Roanoke research matters
When the Virginia Tech Carilion Research Institute (VTCRI) launched in 2010, its founders faced a significant challenge: how to rapidly position a new institution to compete for global talent with academic health research powerhouses that had been operating for decades, if not centuries. Despite the daunting nature of the goal, VTCRI Founding Executive Director Michael Friedlander and a dynamic team of world-class researchers have made substantial progress in just eight years.
“People are doing extremely well, punching way above our weight class in success for a such a young organization,” Friedlander said. “I’m not sure what’s happened here could have happened many other places at this particular time in our nation’s history. The confluence of circumstances, financial support, timing, people, ideas, and vision came together at the right time to pull something off in a way that’s created ongoing success.”
Credit this to the talented researchers recruited to VTCRI—drawn by a combination of factors that include the state-of-the-art facility, attractive startup packages, the city’s location amid the Blue Ridge Mountains and the opportunity to work closely with colleagues from varying disciplines at Virginia Tech and physicians at Carilion Clinic with interest and experience in academic medicine.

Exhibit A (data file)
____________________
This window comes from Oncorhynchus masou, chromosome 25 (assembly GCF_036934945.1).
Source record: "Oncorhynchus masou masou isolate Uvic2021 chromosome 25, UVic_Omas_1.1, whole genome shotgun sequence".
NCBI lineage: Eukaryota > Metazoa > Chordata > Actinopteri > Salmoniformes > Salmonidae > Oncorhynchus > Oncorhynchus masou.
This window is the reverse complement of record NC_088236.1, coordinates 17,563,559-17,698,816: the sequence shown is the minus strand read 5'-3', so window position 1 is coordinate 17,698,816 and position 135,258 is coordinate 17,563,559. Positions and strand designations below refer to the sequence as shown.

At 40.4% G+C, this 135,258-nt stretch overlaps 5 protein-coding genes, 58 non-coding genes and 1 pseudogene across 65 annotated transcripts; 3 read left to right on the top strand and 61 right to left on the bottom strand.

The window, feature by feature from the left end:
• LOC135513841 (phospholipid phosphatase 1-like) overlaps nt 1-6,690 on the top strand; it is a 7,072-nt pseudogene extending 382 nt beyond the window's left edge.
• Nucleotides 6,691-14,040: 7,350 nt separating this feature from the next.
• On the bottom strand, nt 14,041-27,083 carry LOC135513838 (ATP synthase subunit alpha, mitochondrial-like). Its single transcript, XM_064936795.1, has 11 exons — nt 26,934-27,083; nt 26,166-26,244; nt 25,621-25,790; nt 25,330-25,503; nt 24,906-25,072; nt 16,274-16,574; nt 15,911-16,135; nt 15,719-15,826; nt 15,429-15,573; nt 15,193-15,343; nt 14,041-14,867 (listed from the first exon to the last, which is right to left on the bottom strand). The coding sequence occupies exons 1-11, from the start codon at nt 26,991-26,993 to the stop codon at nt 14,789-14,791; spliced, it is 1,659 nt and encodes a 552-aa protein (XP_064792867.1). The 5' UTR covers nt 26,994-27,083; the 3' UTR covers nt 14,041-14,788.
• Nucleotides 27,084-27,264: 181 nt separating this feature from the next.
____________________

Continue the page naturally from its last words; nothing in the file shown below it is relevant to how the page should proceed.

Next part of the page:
“The most exciting advances nowadays are not necessarily coming out of the traditional medical center-only disciplines,” Friedlander said. “The really innovative and transformational advances come from applying interdisciplinary connections that bring the life sciences together with the physical sciences, engineering, computation and even the social sciences. That’s absolutely the forefront of where biomedical and health science research are going. Because of how we structured the VTC partnership, not only is the research institute connected to Carilion Clinic through the medical school, but it’s also deeply connected to the eight other colleges and the institutes in Blacksburg through shared faculty appointments.” Friedlander added, “This model is virtually unheard of at other academic medical centers and is a tribute to the genius of Virginia Tech’s leadership in implementing and sustaining it. ”
Off and running
VTCRI researchers operate on the leading edge of neuroscience, cardiovascular sciences, rehabilitation and repair, immunology and cancer. The scientists not only compete successfully for federal grant funding but also partner with the private sector to develop the next wave of medical advances, bringing their work from the lab to the patient. VTCRI scientists sometimes flip that concept, working to understand the molecular, behavioral, and computational mysteries underlying successfully applied clinical care.